About 70 per cent of India lives in rural areas and all-weather roads do not connect about 40 per cent of rural habitations. Lack of proper transport facility and inadequate post harvesting methods, food processing and transportation of foodstuffs has meant an annual wastage of Rs. 50,000 crores, out of an out of about Rs.370, 000 crores.
There is a pronounced bias in the government’s procurement policy, with Punjab, Haryana, coastal AP and western UP accounting for the bulk (83.51 per cent) of the procurement. The food subsidy bill has increased from Rs. 24500 crores in 1990-91 to Rs. 1.75 lakh crores in 2001-02 to Rs. 2.31 lakh crores in 2016. Instead of being the buyer of last resort FCI has become the preferred buyer for the farmers. The government policy has resulted in mountains of food-grains coinciding with starvation deaths. A few regions of concentrated rural prosperity.
The total subsidy provided to agricultural consumers by way of fertilizers and free power has quadrupled from Rs. 73000 crores in 1992-93, to Rs. 3.04 lakh crores now. While the subsidy was launched to reach the lower rung farmers, it has mostly benefited the well-off farmers. Free power has also meant a huge pressure on depleting groundwater resources.
These huge subsidies come at a cost. Thus, public investment in agriculture, in real terms, had witnessed a steady decline from the Sixth Five-Year Plan onwards. With the exception of the Tenth Plan, public investment has consistently declined in real terms (at 1999-2000 prices) from Rs.64, 012 crores during the Sixth Plan (1980-85) to Rs 52,107 crores during the Seventh Plan (1985-90), Rs 45,565 crores during the Eighth Plan (1992-97) and about Rs 42,226 crores during Ninth Plan (1997-2002).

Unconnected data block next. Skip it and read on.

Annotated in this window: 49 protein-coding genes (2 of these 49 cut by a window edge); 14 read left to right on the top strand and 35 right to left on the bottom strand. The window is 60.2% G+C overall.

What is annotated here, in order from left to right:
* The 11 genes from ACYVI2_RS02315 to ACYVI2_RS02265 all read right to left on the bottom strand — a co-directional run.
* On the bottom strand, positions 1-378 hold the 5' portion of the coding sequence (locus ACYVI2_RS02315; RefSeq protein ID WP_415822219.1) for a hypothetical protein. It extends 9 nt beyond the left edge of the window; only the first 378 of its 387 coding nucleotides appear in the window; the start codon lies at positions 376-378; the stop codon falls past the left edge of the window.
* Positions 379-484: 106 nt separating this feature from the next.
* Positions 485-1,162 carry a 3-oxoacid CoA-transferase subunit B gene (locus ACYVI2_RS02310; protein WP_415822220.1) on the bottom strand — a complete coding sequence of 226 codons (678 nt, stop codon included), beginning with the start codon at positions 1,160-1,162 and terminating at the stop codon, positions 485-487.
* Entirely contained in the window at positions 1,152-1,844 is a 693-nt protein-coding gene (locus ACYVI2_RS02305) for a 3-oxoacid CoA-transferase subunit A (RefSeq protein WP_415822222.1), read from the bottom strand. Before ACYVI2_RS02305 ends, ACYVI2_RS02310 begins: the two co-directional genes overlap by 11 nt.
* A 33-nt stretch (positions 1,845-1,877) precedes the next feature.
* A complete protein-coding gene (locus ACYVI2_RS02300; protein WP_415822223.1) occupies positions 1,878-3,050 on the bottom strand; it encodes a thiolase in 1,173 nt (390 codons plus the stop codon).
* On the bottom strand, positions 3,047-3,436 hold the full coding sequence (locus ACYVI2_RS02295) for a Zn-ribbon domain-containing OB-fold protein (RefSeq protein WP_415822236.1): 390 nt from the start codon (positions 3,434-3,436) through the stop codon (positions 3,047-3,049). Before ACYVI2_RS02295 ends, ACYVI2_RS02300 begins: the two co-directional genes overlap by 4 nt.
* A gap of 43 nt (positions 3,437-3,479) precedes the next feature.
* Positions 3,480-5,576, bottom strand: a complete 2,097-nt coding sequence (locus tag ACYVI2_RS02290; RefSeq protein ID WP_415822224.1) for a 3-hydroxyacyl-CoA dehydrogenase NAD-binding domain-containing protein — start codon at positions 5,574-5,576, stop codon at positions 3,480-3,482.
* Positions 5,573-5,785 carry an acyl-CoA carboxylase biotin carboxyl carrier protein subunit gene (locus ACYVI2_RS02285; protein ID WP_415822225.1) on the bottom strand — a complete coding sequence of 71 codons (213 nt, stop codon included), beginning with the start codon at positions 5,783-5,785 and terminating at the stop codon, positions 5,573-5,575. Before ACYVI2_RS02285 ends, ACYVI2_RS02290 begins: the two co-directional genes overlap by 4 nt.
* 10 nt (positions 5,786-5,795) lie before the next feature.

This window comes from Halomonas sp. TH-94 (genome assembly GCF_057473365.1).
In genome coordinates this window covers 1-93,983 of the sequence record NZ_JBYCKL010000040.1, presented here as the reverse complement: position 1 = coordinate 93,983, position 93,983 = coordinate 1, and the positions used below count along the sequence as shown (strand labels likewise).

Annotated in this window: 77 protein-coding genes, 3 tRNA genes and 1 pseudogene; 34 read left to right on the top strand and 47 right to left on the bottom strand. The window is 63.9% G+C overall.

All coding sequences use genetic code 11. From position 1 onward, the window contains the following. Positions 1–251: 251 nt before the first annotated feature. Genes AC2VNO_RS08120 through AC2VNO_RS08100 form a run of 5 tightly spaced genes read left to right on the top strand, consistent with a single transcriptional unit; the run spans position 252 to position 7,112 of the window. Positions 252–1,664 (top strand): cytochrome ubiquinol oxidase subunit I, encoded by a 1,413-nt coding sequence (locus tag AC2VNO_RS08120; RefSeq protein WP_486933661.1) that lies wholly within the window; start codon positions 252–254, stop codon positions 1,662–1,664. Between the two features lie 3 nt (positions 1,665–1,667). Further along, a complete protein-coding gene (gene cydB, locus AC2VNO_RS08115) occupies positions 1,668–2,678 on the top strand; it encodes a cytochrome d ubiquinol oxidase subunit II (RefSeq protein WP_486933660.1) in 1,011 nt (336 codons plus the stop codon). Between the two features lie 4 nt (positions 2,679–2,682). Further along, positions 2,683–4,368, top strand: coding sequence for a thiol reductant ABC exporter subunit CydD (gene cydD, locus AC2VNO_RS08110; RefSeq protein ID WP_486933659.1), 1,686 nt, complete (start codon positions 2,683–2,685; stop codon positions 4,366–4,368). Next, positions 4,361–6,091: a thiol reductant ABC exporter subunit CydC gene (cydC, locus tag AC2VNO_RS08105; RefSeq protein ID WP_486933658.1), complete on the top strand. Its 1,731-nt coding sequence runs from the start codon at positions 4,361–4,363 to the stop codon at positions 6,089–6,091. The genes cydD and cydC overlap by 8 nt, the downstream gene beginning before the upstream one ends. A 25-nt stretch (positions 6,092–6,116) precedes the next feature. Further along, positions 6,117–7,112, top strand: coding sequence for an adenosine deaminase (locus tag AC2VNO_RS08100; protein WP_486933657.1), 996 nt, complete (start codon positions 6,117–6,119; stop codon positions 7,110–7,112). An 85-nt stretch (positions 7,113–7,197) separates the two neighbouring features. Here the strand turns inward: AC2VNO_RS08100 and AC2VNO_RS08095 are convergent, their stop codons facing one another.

Share of agriculture in total Gross Capital Formation (GCF) at 93-94 prices has halved from 15.44 per cent to 7.0 per cent in 2000-01. In 2001-02 almost half of the amount allocated to irrigation was actually spent on power generation. While it makes more economic sense to focus on minor irrigation schemes, major and medium irrigation projects have accounted for more than three fourth of the planned funds
By 2050, India’s population is expected to reach 1.7 billion, which will then be equivalent to nearly that of China and the US combined. A fundamental question then is can India feed 1.7 billion people properly? In the four decades starting 1965-66, wheat production in Punjab and Haryana has risen nine-fold, while rice production increased by more than 30 times. These two states and parts of Andhra Pradesh and Uttar Pradesh now not only produce enough to feed the country but to leave a significant surplus for export.
Farm outputs in India in recent years have been setting new records. It has gone up from 208 MT in 2005-06 to an estimated 251 MT in 2014-15. Even accounting for population growth during this period, the country would need probably around 225 to 230 MT to feed its people. There is one huge paradox implicit in this. Record food production is depressing prices. No wonder farmers with marketable surpluses are restive.
India is producing enough food to feed its people, now and in the foreseeable future. Since food production is no longer the issue, putting economic power into the hands of the vast rural poor becomes the issue.
The first focus should be on separating them from their smallholdings by offering more gainful vocations. With the level of skills prevailing, only the construction sector can immediately absorb the tens of millions that will be released. Government must step up its expenditures for infrastructure and habitations to create a demand for labor. The land released can be consolidated into larger holdings by easy credit to facilitate accumulation of smaller holdings to create more productive farms.
Finally the entire government machinery geared to controlling food prices to satisfy the urban population should be dismantled. If a farmer has to buy a motorcycle or even a tractor he pays globally comparative prices, so why should he make food available to the modern and industrial sector at the worlds lowest prices?
Why should Bharat have to feed India at its cost?